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By Phil Hall | May 11, 2001

Hooray and hallelujah! The “Citizen Kane” of the striptease movies is coming back to the big screen! The 1954 revue “Striporama” is on its way into the revival circuit, opening a blast of vintage fun with a peerless celebration of the glory days of burlesque entertainment.
Although billed as an “adults only” film when first released, “Striporama” is not a dirty film, in any sense of the word. It presents a brand of striptease which offers more “tease” than “strip.” This is the “sell-the-sizzle-and-not-the-steak” brand of filmmaking in which the elegant ladies of the show, led by the burlesque icon Lili St. Cyr, leaves the audience hungering for more while really giving away a peek of proper flesh and the promise of something naughtier. This is genuine power-of-suggestion entertainment which is jolting in a current cultural environment where anything and everything goes.
“Striporama” is spun around the flimsiest of plotlines: the New York Council for Culture is creating a time capsule which documents the artistic environment of the era. The council rules that burlesque films cannot be included in the time capsule, leading a trio of baggy-pants burlesque funnymen to break into the council’s meeting chambers with guns and a movie projector. While holding the council hostage, the comics unspool burlesque films to show why they deserve to be preserved for posterity.
“Striporama” then launches into a plotless revue format which mixes hoary comedy routines with bizarre musical numbers and extraordinary displays of striptease performances. The comedy skits, anchored by Jack Diamond and Mandy Kay, offers jokes as old as the pyramids (i.e., an Abbott and Costello-style moneychanging routine where two tens are exchanged for a five). These comic interludes are frequently hilarious for the wrong reasons, most notably the unexpected guest appearance of the boom microphone’s shadow in several scenes.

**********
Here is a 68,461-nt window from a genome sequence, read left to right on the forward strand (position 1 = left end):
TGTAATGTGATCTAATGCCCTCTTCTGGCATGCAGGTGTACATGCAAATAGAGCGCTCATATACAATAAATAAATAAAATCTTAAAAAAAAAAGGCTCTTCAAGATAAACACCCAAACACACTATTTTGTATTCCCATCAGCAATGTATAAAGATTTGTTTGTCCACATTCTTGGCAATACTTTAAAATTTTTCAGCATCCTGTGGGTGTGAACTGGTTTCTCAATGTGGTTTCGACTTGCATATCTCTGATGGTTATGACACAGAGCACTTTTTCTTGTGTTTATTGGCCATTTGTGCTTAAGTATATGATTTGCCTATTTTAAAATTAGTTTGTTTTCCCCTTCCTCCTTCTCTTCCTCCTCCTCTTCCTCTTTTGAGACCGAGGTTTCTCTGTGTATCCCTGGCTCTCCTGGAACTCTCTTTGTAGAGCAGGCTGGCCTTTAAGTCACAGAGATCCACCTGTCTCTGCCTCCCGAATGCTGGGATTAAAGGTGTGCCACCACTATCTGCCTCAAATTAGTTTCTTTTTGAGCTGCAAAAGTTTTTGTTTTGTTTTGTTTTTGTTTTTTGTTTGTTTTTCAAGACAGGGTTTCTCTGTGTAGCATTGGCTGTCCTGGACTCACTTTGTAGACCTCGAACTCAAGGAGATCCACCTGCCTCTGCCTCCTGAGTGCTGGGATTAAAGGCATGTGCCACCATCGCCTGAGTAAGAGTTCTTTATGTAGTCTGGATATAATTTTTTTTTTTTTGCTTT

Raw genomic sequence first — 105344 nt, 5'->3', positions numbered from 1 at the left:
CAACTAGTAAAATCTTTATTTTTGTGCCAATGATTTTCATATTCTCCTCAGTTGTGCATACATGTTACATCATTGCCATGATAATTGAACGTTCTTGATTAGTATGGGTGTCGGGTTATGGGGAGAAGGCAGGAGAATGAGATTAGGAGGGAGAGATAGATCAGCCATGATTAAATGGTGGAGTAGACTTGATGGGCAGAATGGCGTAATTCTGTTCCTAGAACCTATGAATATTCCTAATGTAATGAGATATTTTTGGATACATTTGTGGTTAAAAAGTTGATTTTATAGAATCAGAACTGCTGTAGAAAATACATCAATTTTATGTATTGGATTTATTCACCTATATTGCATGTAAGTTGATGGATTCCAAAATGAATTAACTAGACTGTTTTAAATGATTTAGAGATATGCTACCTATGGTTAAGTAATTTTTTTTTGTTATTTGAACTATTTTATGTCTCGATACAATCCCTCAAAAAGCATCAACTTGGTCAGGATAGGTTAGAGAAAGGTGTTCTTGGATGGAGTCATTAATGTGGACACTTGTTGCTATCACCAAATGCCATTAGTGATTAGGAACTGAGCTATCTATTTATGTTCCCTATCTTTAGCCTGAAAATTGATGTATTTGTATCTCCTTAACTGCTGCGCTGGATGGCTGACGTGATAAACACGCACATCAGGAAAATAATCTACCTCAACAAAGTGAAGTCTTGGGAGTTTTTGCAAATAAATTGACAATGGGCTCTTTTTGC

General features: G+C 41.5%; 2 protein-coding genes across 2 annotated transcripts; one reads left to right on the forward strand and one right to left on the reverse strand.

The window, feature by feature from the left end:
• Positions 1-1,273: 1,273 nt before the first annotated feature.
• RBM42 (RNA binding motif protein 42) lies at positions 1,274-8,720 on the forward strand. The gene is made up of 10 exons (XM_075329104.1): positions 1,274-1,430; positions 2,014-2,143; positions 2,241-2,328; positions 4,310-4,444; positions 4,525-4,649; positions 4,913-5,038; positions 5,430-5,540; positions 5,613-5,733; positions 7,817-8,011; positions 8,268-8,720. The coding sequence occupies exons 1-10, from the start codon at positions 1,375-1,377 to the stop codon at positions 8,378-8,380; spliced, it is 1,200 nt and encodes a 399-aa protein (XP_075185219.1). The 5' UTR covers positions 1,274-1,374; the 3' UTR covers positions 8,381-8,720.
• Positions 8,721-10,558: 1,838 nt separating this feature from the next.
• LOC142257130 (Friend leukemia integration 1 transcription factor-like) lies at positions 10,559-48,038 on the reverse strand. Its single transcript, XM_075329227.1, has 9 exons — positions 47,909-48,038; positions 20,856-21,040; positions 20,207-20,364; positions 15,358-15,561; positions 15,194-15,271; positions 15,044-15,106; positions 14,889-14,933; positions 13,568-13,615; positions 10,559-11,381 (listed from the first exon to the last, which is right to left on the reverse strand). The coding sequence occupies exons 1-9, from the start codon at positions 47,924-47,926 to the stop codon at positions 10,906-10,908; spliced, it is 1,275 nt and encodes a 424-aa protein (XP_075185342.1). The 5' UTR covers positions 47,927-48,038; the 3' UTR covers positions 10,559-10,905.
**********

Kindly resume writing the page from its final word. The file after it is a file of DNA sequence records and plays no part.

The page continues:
The dance numbers must be seen to be believed. A wild Apache Dance in front of a Paris bistro offers a wild love/hate rough-house where kicks in the fanny accompany twirls of balletic grace (and look for B-Movie icon Jeanne Carmen in her first film role, a brief appearance as a smoking bystander to the dance mayhem). Then there is the musclebound Mr. America who is called in to carry a zaftig lady on his broad shoulders while he dances and plays the harmonica. A harem number closes the film, with scores of delightful dancing girls recalling the exotica of ancient Arabia.
But the real stars of “Striporama” are the striptease performers, and the main attraction today is the brief but memorable presence of the queen of the pin-ups, Betty Page. The lovely but elusive Miss Page only appeared in three feature films and “Striporama” presents a rare opportunity to enjoy a walking, talking (okay, one line of dialogue), full-color Betty discreetly disrobing to enjoy the happiest bubble bath every recorded on film. Watching Betty twirl in the bathtub, happily blowing soap bubbles into the air and winking at the camera with mischievous glee is a long-forgotten peak of B-Movie classicdom. A man would have to be stone-cold dead not to want to yank off his clothing and join Betty in her bubbles.
Also in “Striporama” is the beautiful and athletic Lili St. Cyr, the most famous striptease artist of the 1950s, whose stunning beauty and gymnastic talents grace a marvelous number entitled “Cinderella’s Love Lesson.” The film also presents the only known cinematic record of two of burlesque’s top female stars: Georgia Sothern, a.k.a. “The Human Dynamo,” who burns up the screen with a kinetic dance number that puts all of the gyrating bodies on MTV to shame, and Rosita Royce, a graceful novelty dancer who employed a troop of white doves to help her remove layers of her flowing gown. Talk about too much of a good thing!
Don’t be fooled by its racy title. “Striporama” offers nothing that contemporary audiences would consider vulgar; in fact, the only person here who goes topless is beefy Mr. America. Instead, “Striporama” is really a high-quality entertainment which presents a rare glimpse of the talents of a bygone era…and its magic has not dimmed the least over time.

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